The Devil Bird – Anhinga
By Kelly Dean
There are birds in Florida that fish from the top down, such as the eagles, hawks and falcons. And there are wading birds as well, like the egrets and herons. The birds of prey swoop down on their fish. The waders saunter around in the shallow water and peck and forage for fish.
But there’s a bird that is just as adept at swimming as the fish it’s trying to catch — from the bottom up. It’s no slouch at flying either. The anhinga is that bird. The anhinga is related to the cormorant, and often confused for one as it spends time underwater, raising its head to catch a breath. In fact, the anhinga is known as the snake bird or darter for sticking its head and neck above water after being submerged for a long period of time.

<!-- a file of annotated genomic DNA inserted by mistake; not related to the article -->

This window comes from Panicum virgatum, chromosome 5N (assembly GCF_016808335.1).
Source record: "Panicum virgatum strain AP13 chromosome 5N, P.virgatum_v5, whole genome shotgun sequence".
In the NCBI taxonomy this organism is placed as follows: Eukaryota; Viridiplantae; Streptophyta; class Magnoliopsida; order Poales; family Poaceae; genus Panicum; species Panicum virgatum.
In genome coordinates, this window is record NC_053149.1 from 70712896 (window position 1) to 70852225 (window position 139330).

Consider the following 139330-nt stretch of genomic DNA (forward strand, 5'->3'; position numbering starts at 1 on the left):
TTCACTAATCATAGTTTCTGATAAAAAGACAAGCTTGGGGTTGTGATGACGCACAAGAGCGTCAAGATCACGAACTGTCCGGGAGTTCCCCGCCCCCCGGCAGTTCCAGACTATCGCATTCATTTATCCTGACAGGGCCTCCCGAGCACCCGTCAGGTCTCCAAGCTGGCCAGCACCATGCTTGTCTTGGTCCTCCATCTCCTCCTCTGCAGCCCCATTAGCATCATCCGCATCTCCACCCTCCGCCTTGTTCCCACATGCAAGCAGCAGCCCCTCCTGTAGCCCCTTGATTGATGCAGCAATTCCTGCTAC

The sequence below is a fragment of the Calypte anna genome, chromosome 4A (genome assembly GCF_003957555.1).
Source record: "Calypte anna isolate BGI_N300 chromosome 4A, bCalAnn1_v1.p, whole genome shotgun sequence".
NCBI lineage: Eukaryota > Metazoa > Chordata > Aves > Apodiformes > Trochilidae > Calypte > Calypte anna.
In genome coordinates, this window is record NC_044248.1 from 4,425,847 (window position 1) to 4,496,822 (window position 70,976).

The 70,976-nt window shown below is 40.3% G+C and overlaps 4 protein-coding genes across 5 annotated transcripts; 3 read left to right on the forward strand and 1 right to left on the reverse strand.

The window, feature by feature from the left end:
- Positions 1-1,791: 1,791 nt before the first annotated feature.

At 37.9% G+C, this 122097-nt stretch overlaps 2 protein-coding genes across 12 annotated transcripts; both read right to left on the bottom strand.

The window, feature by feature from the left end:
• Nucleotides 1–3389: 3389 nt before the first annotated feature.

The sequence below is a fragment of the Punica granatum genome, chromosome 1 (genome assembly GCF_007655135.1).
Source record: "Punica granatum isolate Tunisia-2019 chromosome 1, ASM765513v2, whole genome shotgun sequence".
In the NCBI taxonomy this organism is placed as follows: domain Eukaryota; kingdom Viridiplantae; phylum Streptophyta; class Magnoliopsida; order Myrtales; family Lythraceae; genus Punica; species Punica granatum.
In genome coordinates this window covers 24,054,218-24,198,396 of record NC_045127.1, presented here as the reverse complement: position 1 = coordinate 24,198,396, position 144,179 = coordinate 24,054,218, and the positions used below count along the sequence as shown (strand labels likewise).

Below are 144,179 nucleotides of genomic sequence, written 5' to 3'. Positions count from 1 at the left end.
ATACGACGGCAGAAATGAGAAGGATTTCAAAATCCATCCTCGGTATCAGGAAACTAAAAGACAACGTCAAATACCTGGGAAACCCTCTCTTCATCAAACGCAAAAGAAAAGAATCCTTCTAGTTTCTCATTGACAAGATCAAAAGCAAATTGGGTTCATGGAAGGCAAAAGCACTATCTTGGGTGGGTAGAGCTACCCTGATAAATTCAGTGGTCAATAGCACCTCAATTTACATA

Although both the cormorant and anhinga do the head above water snake thing, the anhinga is most legendary for it because it’s either totally out of the water or almost totally under it. The cormorant mostly stakes out a school of fish from a post or tree before fishing.
Allegedly, the name anhinga comes from a Native South American word meaning devil bird, and I think it’s due to its odd yet graceful appearance.
The anhinga is cunning-looking with a sharp beak, long tail and sleek lines. These features separate it from the cormorant, which has a hooked beak, short wings, and short tail. Yet beauty is only skin deep. The anhinga stabs its fish with that elegant sharp beak. Yikes.
As Florida birds go, the anhinga is the surprise prankster. When gazing out at the water, suddenly a bird’s head and neck appear. By the time you grab your camera, it’s gone again. Maybe that’s why it’s called the devil bird. Yet I doubt the Native Americans had cameras back then. I’m kidding.